"[T]he story mercifully leaves out some very strange aspects of the original Brothers Grimm, including the wildly implausible idea that a husband would give up child-rearing rights to his wife's child in exchange for free access to the neighbor's lettuce patch."
(It's amazing how a little hindsight makes free access to a lettuce patch seem less valuable than a human child.)
Of course, Disney (a.k.a. Kaptain Kopyright) has often raided the Brothers Grimm for inspiration, thanks to their stories being in the public domain, something Disney's own work will likely never be subject to. And while there's a lot to be said in regards to Disney's hypocritical plundering of the past, Tucker points out just exactly how much copyright stifles creativity:
"Sometimes 2.0 is just much better than 1.0, and here we see the big problem with intellectual-property protection. It freezes the first release as the only release for up to several generations. Improving and adapting are made against the law. This is not a problem if you use a story that is old enough. But why should society have to wait 100 years to get a better version of the original? Why should we have laws that artificially slow the pace of progress?"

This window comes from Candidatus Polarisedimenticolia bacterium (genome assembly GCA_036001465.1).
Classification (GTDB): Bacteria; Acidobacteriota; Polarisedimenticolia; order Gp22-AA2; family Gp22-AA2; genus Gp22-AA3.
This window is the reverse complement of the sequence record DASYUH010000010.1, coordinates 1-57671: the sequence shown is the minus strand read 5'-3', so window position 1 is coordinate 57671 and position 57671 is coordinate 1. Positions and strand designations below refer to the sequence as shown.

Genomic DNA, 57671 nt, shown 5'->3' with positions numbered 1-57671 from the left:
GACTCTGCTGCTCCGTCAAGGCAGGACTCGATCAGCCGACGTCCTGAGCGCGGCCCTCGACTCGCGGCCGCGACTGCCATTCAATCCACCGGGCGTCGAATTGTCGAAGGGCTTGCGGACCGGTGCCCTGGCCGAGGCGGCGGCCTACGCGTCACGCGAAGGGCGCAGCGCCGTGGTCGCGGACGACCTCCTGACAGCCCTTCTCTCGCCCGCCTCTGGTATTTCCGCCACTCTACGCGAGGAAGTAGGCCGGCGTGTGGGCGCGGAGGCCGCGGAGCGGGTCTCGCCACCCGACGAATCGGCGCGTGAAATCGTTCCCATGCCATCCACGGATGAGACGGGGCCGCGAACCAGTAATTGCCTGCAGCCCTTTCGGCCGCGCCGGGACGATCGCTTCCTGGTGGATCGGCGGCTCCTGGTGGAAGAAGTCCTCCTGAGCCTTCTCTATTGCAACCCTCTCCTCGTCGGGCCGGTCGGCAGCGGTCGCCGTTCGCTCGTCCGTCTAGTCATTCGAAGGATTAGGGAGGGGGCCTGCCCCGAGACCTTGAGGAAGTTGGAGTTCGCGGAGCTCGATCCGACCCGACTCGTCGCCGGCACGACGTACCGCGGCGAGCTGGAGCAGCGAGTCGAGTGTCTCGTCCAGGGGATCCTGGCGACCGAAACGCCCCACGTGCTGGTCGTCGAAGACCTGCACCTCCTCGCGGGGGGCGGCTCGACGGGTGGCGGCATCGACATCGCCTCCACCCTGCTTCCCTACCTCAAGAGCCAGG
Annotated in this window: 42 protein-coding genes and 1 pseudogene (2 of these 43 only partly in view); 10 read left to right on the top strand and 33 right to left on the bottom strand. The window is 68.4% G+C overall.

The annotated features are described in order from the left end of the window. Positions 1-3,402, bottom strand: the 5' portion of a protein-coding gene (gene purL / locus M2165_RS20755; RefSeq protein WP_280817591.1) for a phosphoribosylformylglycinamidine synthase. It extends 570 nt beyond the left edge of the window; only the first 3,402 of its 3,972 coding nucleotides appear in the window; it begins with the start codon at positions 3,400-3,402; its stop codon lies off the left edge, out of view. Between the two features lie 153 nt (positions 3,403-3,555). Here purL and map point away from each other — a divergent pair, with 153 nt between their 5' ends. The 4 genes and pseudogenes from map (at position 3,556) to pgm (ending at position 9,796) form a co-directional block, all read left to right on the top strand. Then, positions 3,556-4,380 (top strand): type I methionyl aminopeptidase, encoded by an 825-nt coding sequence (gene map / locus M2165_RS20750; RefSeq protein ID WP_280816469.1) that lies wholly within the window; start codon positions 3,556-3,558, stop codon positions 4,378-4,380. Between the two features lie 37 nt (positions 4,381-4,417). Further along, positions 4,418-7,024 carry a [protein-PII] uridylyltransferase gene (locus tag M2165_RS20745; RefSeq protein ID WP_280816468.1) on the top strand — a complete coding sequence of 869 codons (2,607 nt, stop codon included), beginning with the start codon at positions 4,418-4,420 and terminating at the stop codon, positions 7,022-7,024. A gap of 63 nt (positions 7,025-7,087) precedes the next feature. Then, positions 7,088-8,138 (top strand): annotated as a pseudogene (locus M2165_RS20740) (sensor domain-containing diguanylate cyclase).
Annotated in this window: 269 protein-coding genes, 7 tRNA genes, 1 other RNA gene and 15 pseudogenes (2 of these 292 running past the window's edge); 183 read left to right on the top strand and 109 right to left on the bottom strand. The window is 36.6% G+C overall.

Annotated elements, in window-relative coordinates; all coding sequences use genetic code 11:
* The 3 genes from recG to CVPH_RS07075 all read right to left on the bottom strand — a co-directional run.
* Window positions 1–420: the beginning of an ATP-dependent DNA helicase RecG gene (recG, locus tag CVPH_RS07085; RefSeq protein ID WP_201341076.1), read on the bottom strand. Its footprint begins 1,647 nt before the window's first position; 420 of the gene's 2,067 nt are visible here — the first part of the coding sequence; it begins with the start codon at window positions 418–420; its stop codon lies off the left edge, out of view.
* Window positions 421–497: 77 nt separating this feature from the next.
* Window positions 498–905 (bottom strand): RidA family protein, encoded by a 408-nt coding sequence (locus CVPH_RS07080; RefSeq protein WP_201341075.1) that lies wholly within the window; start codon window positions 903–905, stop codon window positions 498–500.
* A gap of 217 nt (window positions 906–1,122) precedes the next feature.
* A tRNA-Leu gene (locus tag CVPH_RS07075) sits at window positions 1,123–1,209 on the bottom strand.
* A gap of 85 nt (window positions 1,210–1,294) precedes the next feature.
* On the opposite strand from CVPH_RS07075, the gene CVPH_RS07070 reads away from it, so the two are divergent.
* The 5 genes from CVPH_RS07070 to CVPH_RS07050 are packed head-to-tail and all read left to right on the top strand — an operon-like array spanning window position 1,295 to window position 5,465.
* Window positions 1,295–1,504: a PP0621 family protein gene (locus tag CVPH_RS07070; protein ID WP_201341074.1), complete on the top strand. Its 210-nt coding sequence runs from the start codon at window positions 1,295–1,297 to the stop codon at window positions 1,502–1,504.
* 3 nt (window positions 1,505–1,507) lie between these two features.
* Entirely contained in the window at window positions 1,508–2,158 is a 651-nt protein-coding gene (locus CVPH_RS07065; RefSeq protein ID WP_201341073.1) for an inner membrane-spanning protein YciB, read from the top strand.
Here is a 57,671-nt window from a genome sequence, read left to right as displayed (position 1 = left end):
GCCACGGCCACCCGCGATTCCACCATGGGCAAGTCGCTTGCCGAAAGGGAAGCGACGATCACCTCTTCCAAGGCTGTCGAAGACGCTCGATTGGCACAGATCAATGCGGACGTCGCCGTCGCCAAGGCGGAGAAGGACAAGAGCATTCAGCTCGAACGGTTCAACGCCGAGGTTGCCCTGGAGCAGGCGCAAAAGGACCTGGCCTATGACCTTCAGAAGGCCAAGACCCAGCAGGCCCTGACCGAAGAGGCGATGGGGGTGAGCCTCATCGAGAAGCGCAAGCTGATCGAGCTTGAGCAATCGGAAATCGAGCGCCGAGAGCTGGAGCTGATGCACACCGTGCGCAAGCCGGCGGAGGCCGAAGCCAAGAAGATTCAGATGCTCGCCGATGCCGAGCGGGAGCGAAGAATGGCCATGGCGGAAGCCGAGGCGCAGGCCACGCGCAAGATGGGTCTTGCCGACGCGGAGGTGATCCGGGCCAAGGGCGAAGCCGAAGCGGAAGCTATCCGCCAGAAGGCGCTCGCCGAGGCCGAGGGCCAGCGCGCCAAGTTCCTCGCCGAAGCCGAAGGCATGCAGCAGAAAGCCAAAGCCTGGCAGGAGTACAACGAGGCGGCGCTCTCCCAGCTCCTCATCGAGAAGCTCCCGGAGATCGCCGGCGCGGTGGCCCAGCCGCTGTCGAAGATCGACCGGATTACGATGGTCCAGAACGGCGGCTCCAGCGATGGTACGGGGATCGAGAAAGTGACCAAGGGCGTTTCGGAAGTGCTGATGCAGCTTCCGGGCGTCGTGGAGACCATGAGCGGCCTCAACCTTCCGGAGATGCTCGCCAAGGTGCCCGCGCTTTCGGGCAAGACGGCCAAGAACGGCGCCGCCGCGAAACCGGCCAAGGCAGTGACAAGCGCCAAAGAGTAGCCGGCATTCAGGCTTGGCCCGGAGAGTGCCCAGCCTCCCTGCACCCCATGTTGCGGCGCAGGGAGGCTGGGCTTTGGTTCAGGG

That question is directed at you, copyright maximalists. Why should we have to wait more than a lifetime to improve or adapt an idea? It can't just be the money, because most ideas don't generate a lifetime of income. Is it the fear that someone might improve on your idea? Is that the main concern? That the world will move on, forgetting the originator and embracing the "remixer"? Or is it simply a short-sighted and mercenary view that has self-perpetuated into the endless copyright extensions of today?
It's often argued that extensive copyright protection "fosters creativity," but this "creativity" is often narrowly defined and bound to one person (and their heirs) for 100+ years. Tying down an idea for more than a century fosters nothing more than resentment on both sides of the issue. The creators tend to feel that there is something sacred about an original idea, despite the fact there is no such thing as "original". Those on the outside who wish to build on existing ideas are locked out and no matter how brilliant their take is, it will never see the light of day.
It's as if certain artists feel that their ideas should exist on an unwavering straight line that runs parallel to their lifetime. While copyright protection theoretically "incentivizes" creativity, in practice it has become nothing more than a legislatively-backed, wholly undeserved pension plan that does nothing more than lock everyone else out of the creative process.
(Quick hat tip to JPM, who shot this post in my direction via evil social behemoth, Facebook.)